2. Direct application to An Bord Pleanála of applications with 100 plus units and providing that the Board to determine these new applications within and 18 week period. There is no evidence that An Bord Pleanála is holding up development. The Board already have a procedure to expedite housing applications. Furthermore, a high proportion of appeals to the Board are developers appealing against local authority financial contributions. Expecting the Board to determine new applications within and 18 week period does not address the high level of issues for provision of further information that are likely to arise.

  3. Planning exemption for conversion of upper floors of commercial buildings for residential use and such being subject to compliance with building regulations. An Taisce is very supportive of such conversions but there is no mention of Protected Structures which would have to be excluded from this measure.


Ian Lumley, Heritage Officer, An Taisce Tel: +353 1 454 1786
Charles Stanley-Smith, Communications, An Taisce Tel: +353 87 241 1995
An Taisce The National Trust for Ireland

Climate Threat is Dangerously Underestimated in Draft National Risk Assessment - An Taisce

19th July 2016
Press Release

An Taisce, The National Trust for Ireland, finds fault with the Draft National Risk Assessment for dangerously underestimating the threats resulting from Climate Change and urges the Government to upgrade greenhouse gas emissions to a top-priority risk.

An Taisce is criticising the Government for severe and dangerous underestimation of climate change risk in the Draft National Risk Assessment. In contrast to the recent 2000 page report [Note 1] prepared by the UK Committee on Climate Change for the British government, the draft National Risk Assessment [Note 2] for Ireland afforded Climate Change a mere 4 paragraphs, with the final paragraph on compliance costs of reaching targets. This approach is defeatist, ignores current scientific understanding and misinforms policy-makers, politicians and the public. An Taisce insists that the final National Risk Assessment reflects the urgency of the risk.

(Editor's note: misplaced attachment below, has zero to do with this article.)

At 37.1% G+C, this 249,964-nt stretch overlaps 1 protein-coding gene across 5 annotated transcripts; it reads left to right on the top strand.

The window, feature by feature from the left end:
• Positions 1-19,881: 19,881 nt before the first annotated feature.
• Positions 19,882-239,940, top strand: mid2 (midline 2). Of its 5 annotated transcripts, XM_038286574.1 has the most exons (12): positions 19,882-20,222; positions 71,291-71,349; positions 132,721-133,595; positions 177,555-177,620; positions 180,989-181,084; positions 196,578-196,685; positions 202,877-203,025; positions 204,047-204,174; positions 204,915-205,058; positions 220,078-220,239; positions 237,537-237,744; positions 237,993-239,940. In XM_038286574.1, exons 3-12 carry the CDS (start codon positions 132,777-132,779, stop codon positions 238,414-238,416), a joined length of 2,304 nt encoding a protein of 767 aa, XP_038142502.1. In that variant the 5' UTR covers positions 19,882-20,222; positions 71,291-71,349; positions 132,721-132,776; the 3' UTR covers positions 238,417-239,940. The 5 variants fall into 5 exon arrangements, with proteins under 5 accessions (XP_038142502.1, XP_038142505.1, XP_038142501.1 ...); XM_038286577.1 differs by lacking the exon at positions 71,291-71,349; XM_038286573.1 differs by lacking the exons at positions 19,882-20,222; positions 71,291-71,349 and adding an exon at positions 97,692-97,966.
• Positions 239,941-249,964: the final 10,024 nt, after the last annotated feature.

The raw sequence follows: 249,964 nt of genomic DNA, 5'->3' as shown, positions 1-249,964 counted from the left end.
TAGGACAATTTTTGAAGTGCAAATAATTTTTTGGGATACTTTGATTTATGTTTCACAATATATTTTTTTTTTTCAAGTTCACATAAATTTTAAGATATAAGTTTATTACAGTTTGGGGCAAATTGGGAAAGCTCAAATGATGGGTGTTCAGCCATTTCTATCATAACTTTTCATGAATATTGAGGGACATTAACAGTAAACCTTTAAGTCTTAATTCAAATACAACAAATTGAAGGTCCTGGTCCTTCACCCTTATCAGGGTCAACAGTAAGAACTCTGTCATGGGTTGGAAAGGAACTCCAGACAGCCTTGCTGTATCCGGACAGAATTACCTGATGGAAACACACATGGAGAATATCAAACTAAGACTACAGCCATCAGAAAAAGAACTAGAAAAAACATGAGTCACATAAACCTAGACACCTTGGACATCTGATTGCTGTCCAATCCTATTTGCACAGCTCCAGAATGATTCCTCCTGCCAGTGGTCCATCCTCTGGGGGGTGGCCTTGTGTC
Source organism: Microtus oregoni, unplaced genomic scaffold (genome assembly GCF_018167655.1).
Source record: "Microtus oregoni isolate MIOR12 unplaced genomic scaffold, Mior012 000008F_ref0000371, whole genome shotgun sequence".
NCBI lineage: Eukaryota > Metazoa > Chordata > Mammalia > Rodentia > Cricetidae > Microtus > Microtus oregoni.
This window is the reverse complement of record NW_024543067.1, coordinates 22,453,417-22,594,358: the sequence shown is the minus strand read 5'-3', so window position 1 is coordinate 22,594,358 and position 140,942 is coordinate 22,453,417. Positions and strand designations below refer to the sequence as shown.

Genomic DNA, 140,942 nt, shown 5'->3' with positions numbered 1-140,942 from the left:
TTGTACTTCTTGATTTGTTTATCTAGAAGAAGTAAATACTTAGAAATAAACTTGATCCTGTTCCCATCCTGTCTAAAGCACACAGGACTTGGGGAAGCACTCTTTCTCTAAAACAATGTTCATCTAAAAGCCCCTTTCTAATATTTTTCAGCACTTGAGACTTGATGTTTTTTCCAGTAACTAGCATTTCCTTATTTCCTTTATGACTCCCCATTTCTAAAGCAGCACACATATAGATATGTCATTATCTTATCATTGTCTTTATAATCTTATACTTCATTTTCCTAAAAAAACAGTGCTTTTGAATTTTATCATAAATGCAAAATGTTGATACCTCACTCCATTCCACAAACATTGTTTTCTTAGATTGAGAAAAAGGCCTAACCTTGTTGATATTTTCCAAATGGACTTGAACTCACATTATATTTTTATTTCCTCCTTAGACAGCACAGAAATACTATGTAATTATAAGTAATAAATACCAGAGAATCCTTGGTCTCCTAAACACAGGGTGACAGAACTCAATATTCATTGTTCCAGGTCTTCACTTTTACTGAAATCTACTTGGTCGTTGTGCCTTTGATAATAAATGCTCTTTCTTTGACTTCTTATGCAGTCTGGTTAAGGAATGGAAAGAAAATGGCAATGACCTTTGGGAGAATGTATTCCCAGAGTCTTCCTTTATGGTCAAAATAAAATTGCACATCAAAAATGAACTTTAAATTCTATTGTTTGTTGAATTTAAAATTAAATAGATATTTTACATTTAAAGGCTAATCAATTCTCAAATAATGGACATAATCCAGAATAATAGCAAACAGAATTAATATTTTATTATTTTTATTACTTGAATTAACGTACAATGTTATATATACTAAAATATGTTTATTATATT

In contrast, the UK climate change risk assessment, launched last Tuesday, was the culmination of over three years work by 80 experts and many more reviewers [Note 3]. It identifies the top six areas of interrelated risks for the UK:

  1. Flooding and sea rise damage to households, businesses and infrastructure
  2. Risks to health, wellbeing and productivity from heat stress
  3. Risk of shortages in the public water supply, and for agriculture, energy generation and industry
  4. Risks to natural capital/environment including terrestrial and marine ecosystems and biodiversity. Ecosystem services they provide such as storm defence, flood control, temperature regulation, CO₂ sequestration etc.
  5. Risks to domestic and international food production and trade.
  6. New and emerging pests and diseases, and invasive non-native species, affecting people, plants and animals

Ian Lumley, An Taisce’s Heritage Officer, stated:

“This [UK] report is substantially applicable to Ireland and shows up the poor consideration of climate risk in successive Irish National Risk Assessments.” He continued: “it also shows up the failure of Food Harvest 2020 and Foodwise 2025 to assess climate risks to increased food production in Ireland.”

An Taisce calls for Climate Change to be upgraded to a top-priority risk in the National Risk Assessment in its comments on the Draft National Risk Assessment. An Taisce’s comments on the Draft National Risk Assessment were submitted just three days before the publication of the UK report.

An Taisce’s comments on the Draft NRA [Note 4] included:

“As climate change is a threat-multiplier in all policy areas, so continued greenhouse gas emissions should be upgraded to a top-priority risk in the National Risk Assessment. In fact, climate change is a superordinate threat which is unique, unprecedented, and implies impacts of a magnitude that exceed all other risks.”

An Taisce notes the risks that are expected to arise due to exacerbated greenhouse gas emissions causing climate change, include: